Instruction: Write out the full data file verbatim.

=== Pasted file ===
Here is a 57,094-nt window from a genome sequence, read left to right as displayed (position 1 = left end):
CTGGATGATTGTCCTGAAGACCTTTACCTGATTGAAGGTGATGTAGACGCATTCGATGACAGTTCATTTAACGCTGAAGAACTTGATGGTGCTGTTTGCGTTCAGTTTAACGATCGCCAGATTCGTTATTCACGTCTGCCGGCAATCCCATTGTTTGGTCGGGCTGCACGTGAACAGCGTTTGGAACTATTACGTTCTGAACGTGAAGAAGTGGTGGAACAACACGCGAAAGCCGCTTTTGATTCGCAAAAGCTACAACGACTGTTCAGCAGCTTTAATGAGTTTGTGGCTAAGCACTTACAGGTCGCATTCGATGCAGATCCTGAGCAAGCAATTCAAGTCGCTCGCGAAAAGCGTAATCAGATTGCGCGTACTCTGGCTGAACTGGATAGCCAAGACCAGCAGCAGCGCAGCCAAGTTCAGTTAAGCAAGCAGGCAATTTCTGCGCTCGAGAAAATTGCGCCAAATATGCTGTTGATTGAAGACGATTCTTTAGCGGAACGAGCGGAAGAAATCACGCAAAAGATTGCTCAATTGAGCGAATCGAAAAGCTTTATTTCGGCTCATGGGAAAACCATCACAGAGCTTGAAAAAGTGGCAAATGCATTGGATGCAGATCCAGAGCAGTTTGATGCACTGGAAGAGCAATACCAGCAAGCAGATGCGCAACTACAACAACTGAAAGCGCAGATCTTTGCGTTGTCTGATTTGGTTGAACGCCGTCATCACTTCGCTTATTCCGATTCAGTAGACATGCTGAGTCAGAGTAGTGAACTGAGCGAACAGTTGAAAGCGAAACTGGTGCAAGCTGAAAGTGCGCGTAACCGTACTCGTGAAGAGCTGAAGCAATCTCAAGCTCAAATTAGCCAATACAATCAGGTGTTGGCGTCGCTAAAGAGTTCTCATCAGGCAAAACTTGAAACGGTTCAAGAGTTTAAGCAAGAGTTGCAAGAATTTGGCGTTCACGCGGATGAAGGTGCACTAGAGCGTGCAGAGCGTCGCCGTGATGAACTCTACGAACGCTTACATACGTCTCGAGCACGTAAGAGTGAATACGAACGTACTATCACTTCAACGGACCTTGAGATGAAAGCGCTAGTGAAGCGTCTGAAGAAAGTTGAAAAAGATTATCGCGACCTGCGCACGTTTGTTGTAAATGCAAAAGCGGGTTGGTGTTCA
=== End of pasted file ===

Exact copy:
Here is a 57,094-nt window from a genome sequence, read left to right as displayed (position 1 = left end):
CTGGATGATTGTCCTGAAGACCTTTACCTGATTGAAGGTGATGTAGACGCATTCGATGACAGTTCATTTAACGCTGAAGAACTTGATGGTGCTGTTTGCGTTCAGTTTAACGATCGCCAGATTCGTTATTCACGTCTGCCGGCAATCCCATTGTTTGGTCGGGCTGCACGTGAACAGCGTTTGGAACTATTACGTTCTGAACGTGAAGAAGTGGTGGAACAACACGCGAAAGCCGCTTTTGATTCGCAAAAGCTACAACGACTGTTCAGCAGCTTTAATGAGTTTGTGGCTAAGCACTTACAGGTCGCATTCGATGCAGATCCTGAGCAAGCAATTCAAGTCGCTCGCGAAAAGCGTAATCAGATTGCGCGTACTCTGGCTGAACTGGATAGCCAAGACCAGCAGCAGCGCAGCCAAGTTCAGTTAAGCAAGCAGGCAATTTCTGCGCTCGAGAAAATTGCGCCAAATATGCTGTTGATTGAAGACGATTCTTTAGCGGAACGAGCGGAAGAAATCACGCAAAAGATTGCTCAATTGAGCGAATCGAAAAGCTTTATTTCGGCTCATGGGAAAACCATCACAGAGCTTGAAAAAGTGGCAAATGCATTGGATGCAGATCCAGAGCAGTTTGATGCACTGGAAGAGCAATACCAGCAAGCAGATGCGCAACTACAACAACTGAAAGCGCAGATCTTTGCGTTGTCTGATTTGGTTGAACGCCGTCATCACTTCGCTTATTCCGATTCAGTAGACATGCTGAGTCAGAGTAGTGAACTGAGCGAACAGTTGAAAGCGAAACTGGTGCAAGCTGAAAGTGCGCGTAACCGTACTCGTGAAGAGCTGAAGCAATCTCAAGCTCAAATTAGCCAATACAATCAGGTGTTGGCGTCGCTAAAGAGTTCTCATCAGGCAAAACTTGAAACGGTTCAAGAGTTTAAGCAAGAGTTGCAAGAATTTGGCGTTCACGCGGATGAAGGTGCACTAGAGCGTGCAGAGCGTCGCCGTGATGAACTCTACGAACGCTTACATACGTCTCGAGCACGTAAGAGTGAATACGAACGTACTATCACTTCAACGGACCTTGAGATGAAAGCGCTAGTGAAGCGTCTGAAGAAAGTTGAAAAAGATTATCGCGACCTGCGCACGTTTGTTGTAAATGCAAAAGCGGGTTGGTGTTCA